It was not supposed to go down like this.  There is a bead of sweat rolling down the side of my face as I realize I have made a terrible mistake from which I am not sure I can recover. Staring across the ping-pong table from me is a grim-faced eleven-year old boy who is flexing his knees and taking every shot seriously now.  He thinks today is going to be the day.  He thinks today is the day he takes down his old man.  I have always let him stay close before pulling it out at the end but today I regret that. I have intentionally flubbed a bunch of shots but a few errors on my part (and great shots on his) has left me three points from losing.  He thinks today is the day.

“They” say the happiest and saddest day in every boy’s life is the day that he realize he can beat his father. Video games do not count. It is the day a boy can beat his father at some physical activity.  It is the happiest day because the boy realizes that he is growing up and becoming a man.  However, at the same time the boy suddenly has to face the fact that his dad is not a mythical, invincible deity, but simply a man. A man who is starting to lose the fight with Father Time.  Essentially, the boy kills his hero.

I vividly remember my day. In middle school, I was fast. I was very fast. At an extended family gathering, I mentioned this and my dad made some comment about keeping me in my place.  Not thinking he would ever accept, I challenged him to a race. To my shock, he accepted and my aunts and uncles, and cousins, and grandparents all headed out to the street to watch.  I trudged through the yard already embarrassed because I knew there was no way I could beat my dad. I just never thought he would accept the challenge and now I was going to look dumb. My mom even pulled me aside and said, “Why are you doing this? You know you can’t win. You’re still a boy.”  I knew she was right and I knew that I had put myself in position that I was going to be hearing about for a long time.

At the start line, my dad looked down at me and said, “We are only doing this once. This is you’re only shot. No excuses” I nodded and got ready.  My entire family was out there and my uncle started the countdown.  “On your mark.”  Deep breath.  “Get Set…..” and my old man cheated. He was three strides down the street before I realized I had to move. This was my one shot and I started from behind.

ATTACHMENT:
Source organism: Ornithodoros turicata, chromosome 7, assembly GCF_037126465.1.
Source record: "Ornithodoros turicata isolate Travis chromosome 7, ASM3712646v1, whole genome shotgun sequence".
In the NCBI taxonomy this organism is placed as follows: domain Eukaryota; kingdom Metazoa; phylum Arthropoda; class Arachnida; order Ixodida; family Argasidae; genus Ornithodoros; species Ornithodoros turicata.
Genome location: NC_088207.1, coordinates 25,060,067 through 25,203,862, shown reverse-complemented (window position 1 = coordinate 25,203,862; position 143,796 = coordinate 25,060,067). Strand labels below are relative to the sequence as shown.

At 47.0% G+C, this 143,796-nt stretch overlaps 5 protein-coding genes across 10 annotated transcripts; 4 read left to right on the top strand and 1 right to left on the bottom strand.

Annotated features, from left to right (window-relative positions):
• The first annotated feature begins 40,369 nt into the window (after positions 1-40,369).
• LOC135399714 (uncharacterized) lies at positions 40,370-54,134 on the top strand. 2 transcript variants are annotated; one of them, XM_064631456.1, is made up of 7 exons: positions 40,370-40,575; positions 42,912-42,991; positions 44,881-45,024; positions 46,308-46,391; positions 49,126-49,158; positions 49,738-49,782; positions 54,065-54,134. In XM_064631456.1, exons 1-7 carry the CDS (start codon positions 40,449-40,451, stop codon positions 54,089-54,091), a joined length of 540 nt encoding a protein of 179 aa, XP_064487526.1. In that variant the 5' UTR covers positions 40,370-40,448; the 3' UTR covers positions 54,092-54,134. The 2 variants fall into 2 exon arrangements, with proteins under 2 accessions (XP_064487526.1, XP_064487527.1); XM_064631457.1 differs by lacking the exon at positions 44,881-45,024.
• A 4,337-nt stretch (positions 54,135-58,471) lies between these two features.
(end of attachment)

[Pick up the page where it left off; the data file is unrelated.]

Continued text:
I remember going as hard as I could. I also remember feeling a bit puzzled at how quickly I made up the “head-start.” I was surprised at the half-way point when  I was a couple strides ahead of him and feeling like I had not really even hit my stride. I was in a little disbelief by how much I won by and how I eased up a little at the end because it did not feel right.  Later, I snuck back out there and stared at the street. I was elated because I knew I could out-run grown men and I had beaten my dad. At the same time, there was an odd sense of disappointment and general weirdness. I was too young to put words on it, but later I realized it was the sadness “they ” say every boy feels when he beats his dad. Sad that his hero is really just a man who is starting to get older.

And now Ben thinks today is the day.  I can see it in his eyes. He is not jabbering about Pokemon anymore.  He is not talking about soccer. He has stopped trying to do fancy shots.  The only smile I see is the smile he is desperately fighting to stifle every time he scores. Ben thinks he is three points away from something special.

I know it’s not the day because I have intentionally let him stay close and then made some mistakes. It still takes effort to make the game close without making it obvious that I am tanking.   However, he does not know this. The scoreboard does not know this. The scoreboard says the day is three points away.

I know the day is coming. It is inevitable.  I will feel proud and a little sad.  He will be elated with a weird feeling he can not pin-point.  When that day comes, I want it to be real. For him and me.

I have three points left to make sure I push the day back. Fortunately, Ben is eleven-years-old and is starting to choke. All I have to do is keep the ball on the table and he screws up two points.  On the third point, I put a ton of backspin on my shot and watch his little dreams crumble as he bashes the ball into the net.

He drops his paddle, falls to his knees with a huge smile and yells, “Nooo!”  Ben gets to his feet laughing and gives me a huge hug.  “Dad! I almost beat you!  I thought I was really going to do it today!”

“Yeah buddy. It was close!  You will get me some day.  Today is just not the day.”

The day?”

“Don’t worry about it. You’ll know it when it gets here.”

**Addendum:.  My dad read this blog and recalls our race.  He told me today that he knew the only way he stood a chance was by cheating.

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Broken Bones and Princesses

As I talked about in my last blog (https://theaccidentalselfie.com/2016/09/10/moving-on/), my job has changed and I now work entirely in middle schools.  It is a pretty drastic change but I am adjusting.  I enjoyed my time with elementary kids and have decided to write a short series about some of my favorite elementary memories (details altered to protect confidentiality and, more importantly, to keep me from getting in trouble).  Yesterday, I went to the juvenile home to work with a young lady. As I entered the facility I realized that I was not going to be working with many cute little kindergartners anymore and started thinking about Renee.